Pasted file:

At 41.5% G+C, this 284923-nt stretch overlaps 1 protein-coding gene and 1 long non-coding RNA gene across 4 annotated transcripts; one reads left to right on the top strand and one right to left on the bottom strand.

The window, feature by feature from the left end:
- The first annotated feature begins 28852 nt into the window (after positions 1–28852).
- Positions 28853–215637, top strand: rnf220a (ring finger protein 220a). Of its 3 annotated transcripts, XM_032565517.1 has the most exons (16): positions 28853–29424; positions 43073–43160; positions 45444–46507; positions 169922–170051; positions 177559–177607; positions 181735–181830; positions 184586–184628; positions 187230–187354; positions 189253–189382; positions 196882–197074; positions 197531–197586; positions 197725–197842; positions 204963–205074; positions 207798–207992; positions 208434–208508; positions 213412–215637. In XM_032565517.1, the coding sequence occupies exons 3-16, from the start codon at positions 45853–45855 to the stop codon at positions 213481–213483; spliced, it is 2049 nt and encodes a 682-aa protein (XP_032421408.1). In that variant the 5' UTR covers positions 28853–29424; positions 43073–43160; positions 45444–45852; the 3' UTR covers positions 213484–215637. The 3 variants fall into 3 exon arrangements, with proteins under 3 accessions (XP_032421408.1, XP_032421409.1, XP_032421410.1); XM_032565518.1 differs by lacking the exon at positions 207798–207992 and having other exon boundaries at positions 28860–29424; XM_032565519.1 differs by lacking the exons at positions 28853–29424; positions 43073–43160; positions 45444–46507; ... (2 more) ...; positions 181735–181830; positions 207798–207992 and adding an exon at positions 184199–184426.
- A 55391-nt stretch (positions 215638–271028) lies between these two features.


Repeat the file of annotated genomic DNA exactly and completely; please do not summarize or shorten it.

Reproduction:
At 41.5% G+C, this 284923-nt stretch overlaps 1 protein-coding gene and 1 long non-coding RNA gene across 4 annotated transcripts; one reads left to right on the top strand and one right to left on the bottom strand.

The window, feature by feature from the left end:
- The first annotated feature begins 28852 nt into the window (after positions 1–28852).
- Positions 28853–215637, top strand: rnf220a (ring finger protein 220a). Of its 3 annotated transcripts, XM_032565517.1 has the most exons (16): positions 28853–29424; positions 43073–43160; positions 45444–46507; positions 169922–170051; positions 177559–177607; positions 181735–181830; positions 184586–184628; positions 187230–187354; positions 189253–189382; positions 196882–197074; positions 197531–197586; positions 197725–197842; positions 204963–205074; positions 207798–207992; positions 208434–208508; positions 213412–215637. In XM_032565517.1, the coding sequence occupies exons 3-16, from the start codon at positions 45853–45855 to the stop codon at positions 213481–213483; spliced, it is 2049 nt and encodes a 682-aa protein (XP_032421408.1). In that variant the 5' UTR covers positions 28853–29424; positions 43073–43160; positions 45444–45852; the 3' UTR covers positions 213484–215637. The 3 variants fall into 3 exon arrangements, with proteins under 3 accessions (XP_032421408.1, XP_032421409.1, XP_032421410.1); XM_032565518.1 differs by lacking the exon at positions 207798–207992 and having other exon boundaries at positions 28860–29424; XM_032565519.1 differs by lacking the exons at positions 28853–29424; positions 43073–43160; positions 45444–46507; ... (2 more) ...; positions 181735–181830; positions 207798–207992 and adding an exon at positions 184199–184426.
- A 55391-nt stretch (positions 215638–271028) lies between these two features.